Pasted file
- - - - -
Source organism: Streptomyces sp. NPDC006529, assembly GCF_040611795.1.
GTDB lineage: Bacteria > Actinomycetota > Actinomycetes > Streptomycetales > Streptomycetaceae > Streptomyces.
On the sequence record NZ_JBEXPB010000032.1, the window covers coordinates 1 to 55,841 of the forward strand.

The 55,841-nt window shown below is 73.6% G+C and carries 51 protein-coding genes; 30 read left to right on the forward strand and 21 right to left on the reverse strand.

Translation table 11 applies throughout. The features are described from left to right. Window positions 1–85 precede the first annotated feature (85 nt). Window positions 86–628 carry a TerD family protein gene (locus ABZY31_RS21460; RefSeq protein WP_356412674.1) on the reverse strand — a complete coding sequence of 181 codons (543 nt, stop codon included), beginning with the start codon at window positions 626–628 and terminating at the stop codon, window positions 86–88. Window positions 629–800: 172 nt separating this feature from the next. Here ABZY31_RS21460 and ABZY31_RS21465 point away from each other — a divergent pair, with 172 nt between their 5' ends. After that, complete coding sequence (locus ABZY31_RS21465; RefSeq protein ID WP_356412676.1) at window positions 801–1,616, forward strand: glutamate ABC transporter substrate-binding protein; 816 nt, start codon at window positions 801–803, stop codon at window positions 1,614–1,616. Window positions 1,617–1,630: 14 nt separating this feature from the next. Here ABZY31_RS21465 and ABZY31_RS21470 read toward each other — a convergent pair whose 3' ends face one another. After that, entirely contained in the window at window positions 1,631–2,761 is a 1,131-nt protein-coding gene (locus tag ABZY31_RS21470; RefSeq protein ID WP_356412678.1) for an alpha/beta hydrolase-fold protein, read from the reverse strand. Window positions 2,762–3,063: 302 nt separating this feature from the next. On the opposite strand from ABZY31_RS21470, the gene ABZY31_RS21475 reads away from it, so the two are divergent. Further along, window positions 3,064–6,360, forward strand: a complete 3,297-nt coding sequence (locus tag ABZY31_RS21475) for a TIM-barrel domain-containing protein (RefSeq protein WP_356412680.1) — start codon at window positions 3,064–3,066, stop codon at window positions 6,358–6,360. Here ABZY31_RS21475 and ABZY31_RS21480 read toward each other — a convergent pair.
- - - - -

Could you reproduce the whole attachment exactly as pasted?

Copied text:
Source organism: Streptomyces sp. NPDC006529, assembly GCF_040611795.1.
GTDB lineage: Bacteria > Actinomycetota > Actinomycetes > Streptomycetales > Streptomycetaceae > Streptomyces.
On the sequence record NZ_JBEXPB010000032.1, the window covers coordinates 1 to 55,841 of the forward strand.

The 55,841-nt window shown below is 73.6% G+C and carries 51 protein-coding genes; 30 read left to right on the forward strand and 21 right to left on the reverse strand.

Translation table 11 applies throughout. The features are described from left to right. Window positions 1–85 precede the first annotated feature (85 nt). Window positions 86–628 carry a TerD family protein gene (locus ABZY31_RS21460; RefSeq protein WP_356412674.1) on the reverse strand — a complete coding sequence of 181 codons (543 nt, stop codon included), beginning with the start codon at window positions 626–628 and terminating at the stop codon, window positions 86–88. Window positions 629–800: 172 nt separating this feature from the next. Here ABZY31_RS21460 and ABZY31_RS21465 point away from each other — a divergent pair, with 172 nt between their 5' ends. After that, complete coding sequence (locus ABZY31_RS21465; RefSeq protein ID WP_356412676.1) at window positions 801–1,616, forward strand: glutamate ABC transporter substrate-binding protein; 816 nt, start codon at window positions 801–803, stop codon at window positions 1,614–1,616. Window positions 1,617–1,630: 14 nt separating this feature from the next. Here ABZY31_RS21465 and ABZY31_RS21470 read toward each other — a convergent pair whose 3' ends face one another. After that, entirely contained in the window at window positions 1,631–2,761 is a 1,131-nt protein-coding gene (locus tag ABZY31_RS21470; RefSeq protein ID WP_356412678.1) for an alpha/beta hydrolase-fold protein, read from the reverse strand. Window positions 2,762–3,063: 302 nt separating this feature from the next. On the opposite strand from ABZY31_RS21470, the gene ABZY31_RS21475 reads away from it, so the two are divergent. Further along, window positions 3,064–6,360, forward strand: a complete 3,297-nt coding sequence (locus tag ABZY31_RS21475) for a TIM-barrel domain-containing protein (RefSeq protein WP_356412680.1) — start codon at window positions 3,064–3,066, stop codon at window positions 6,358–6,360. Here ABZY31_RS21475 and ABZY31_RS21480 read toward each other — a convergent pair.